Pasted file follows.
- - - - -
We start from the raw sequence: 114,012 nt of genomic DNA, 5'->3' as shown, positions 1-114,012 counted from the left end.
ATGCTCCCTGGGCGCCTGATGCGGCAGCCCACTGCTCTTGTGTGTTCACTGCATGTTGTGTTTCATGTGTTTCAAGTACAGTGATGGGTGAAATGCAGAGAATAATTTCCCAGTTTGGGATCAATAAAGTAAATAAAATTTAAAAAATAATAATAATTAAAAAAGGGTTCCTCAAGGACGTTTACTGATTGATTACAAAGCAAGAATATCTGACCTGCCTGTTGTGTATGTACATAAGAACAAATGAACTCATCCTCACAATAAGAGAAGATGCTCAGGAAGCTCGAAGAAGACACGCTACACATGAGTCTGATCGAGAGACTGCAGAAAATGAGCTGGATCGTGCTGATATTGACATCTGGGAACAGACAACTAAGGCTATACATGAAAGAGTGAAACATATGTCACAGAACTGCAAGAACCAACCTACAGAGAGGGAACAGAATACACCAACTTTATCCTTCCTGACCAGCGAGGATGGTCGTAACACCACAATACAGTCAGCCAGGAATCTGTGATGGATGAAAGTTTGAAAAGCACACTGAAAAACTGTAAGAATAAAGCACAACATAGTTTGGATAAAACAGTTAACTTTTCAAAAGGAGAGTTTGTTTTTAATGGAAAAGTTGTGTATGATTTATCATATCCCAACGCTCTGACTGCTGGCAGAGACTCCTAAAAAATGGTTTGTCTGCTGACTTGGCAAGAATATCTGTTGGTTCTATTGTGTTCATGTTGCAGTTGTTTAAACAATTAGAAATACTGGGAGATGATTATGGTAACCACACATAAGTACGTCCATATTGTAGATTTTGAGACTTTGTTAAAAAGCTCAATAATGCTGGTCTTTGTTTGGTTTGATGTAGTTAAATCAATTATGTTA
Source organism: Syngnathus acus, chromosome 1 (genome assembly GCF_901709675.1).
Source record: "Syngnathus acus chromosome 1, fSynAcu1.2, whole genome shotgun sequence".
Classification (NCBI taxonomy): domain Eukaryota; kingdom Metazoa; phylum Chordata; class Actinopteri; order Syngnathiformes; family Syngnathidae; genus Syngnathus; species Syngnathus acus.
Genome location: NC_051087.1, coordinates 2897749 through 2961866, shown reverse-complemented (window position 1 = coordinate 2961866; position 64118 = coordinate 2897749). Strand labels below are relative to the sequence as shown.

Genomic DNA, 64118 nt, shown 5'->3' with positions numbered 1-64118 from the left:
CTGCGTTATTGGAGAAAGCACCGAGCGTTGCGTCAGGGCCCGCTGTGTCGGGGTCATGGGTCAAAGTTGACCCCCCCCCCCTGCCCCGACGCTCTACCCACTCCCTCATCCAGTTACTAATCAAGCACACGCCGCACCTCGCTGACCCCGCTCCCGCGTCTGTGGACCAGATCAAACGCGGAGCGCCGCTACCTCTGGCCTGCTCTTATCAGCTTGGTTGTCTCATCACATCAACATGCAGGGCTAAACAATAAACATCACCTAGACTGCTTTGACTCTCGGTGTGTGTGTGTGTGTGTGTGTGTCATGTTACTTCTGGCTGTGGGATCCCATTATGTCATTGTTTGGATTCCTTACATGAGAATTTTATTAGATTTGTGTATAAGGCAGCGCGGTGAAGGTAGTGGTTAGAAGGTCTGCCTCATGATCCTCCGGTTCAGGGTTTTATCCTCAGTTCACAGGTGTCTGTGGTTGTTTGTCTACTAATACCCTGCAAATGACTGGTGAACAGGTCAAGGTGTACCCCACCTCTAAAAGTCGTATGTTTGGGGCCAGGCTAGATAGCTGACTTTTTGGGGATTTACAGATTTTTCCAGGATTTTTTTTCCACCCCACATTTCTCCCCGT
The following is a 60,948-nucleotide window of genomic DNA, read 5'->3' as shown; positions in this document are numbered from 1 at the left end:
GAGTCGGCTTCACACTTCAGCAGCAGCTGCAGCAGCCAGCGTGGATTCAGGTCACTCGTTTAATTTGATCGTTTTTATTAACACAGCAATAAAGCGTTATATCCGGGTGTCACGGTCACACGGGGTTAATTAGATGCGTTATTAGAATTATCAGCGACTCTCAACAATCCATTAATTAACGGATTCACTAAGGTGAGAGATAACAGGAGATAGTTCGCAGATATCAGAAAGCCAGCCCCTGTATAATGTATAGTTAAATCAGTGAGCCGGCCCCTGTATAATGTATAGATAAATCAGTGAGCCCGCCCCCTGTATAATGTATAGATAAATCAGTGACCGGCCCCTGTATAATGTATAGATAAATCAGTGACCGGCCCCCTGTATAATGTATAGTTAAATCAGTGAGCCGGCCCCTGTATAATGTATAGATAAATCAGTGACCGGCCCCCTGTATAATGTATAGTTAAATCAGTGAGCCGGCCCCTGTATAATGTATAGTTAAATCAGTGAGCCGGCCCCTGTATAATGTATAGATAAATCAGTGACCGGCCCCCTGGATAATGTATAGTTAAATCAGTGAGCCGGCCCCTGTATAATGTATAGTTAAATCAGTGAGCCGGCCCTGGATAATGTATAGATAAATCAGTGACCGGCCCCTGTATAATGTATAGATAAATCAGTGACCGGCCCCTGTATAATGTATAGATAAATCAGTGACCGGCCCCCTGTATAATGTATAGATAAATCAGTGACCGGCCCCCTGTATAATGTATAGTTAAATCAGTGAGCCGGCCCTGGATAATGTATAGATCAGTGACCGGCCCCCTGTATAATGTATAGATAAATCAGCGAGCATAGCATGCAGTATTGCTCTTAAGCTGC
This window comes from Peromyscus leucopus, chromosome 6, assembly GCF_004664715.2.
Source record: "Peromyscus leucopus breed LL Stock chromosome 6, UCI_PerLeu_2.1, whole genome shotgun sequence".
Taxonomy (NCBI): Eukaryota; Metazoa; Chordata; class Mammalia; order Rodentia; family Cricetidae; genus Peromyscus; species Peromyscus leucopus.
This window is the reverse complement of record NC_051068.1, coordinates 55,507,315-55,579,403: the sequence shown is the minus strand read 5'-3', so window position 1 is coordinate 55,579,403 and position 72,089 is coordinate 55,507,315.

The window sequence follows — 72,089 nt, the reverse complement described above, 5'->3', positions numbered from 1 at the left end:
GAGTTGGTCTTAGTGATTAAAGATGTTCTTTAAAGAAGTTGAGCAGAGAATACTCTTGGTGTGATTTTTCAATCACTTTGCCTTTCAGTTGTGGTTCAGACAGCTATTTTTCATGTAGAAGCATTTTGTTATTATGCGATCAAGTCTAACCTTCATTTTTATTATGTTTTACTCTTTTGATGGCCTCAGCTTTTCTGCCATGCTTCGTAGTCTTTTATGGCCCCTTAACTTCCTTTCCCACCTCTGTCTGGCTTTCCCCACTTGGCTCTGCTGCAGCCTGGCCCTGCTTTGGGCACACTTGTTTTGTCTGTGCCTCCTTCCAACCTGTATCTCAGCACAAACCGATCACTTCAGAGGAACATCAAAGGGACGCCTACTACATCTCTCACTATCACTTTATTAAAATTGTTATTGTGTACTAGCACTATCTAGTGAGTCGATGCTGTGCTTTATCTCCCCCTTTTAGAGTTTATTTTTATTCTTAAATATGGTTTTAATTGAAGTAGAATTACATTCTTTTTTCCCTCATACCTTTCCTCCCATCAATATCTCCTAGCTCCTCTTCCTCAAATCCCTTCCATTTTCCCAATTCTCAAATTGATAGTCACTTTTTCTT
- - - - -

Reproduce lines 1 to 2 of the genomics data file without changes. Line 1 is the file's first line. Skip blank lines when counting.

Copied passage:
We start from the raw sequence: 114,012 nt of genomic DNA, 5'->3' as shown, positions 1-114,012 counted from the left end.
ATGCTCCCTGGGCGCCTGATGCGGCAGCCCACTGCTCTTGTGTGTTCACTGCATGTTGTGTTTCATGTGTTTCAAGTACAGTGATGGGTGAAATGCAGAGAATAATTTCCCAGTTTGGGATCAATAAAGTAAATAAAATTTAAAAAATAATAATAATTAAAAAAGGGTTCCTCAAGGACGTTTACTGATTGATTACAAAGCAAGAATATCTGACCTGCCTGTTGTGTATGTACATAAGAACAAATGAACTCATCCTCACAATAAGAGAAGATGCTCAGGAAGCTCGAAGAAGACACGCTACACATGAGTCTGATCGAGAGACTGCAGAAAATGAGCTGGATCGTGCTGATATTGACATCTGGGAACAGACAACTAAGGCTATACATGAAAGAGTGAAACATATGTCACAGAACTGCAAGAACCAACCTACAGAGAGGGAACAGAATACACCAACTTTATCCTTCCTGACCAGCGAGGATGGTCGTAACACCACAATACAGTCAGCCAGGAATCTGTGATGGATGAAAGTTTGAAAAGCACACTGAAAAACTGTAAGAATAAAGCACAACATAGTTTGGATAAAACAGTTAACTTTTCAAAAGGAGAGTTTGTTTTTAATGGAAAAGTTGTGTATGATTTATCATATCCCAACGCTCTGACTGCTGGCAGAGACTCCTAAAAAATGGTTTGTCTGCTGACTTGGCAAGAATATCTGTTGGTTCTATTGTGTTCATGTTGCAGTTGTTTAAACAATTAGAAATACTGGGAGATGATTATGGTAACCACACATAAGTACGTCCATATTGTAGATTTTGAGACTTTGTTAAAAAGCTCAATAATGCTGGTCTTTGTTTGGTTTGATGTAGTTAAATCAATTATGTTA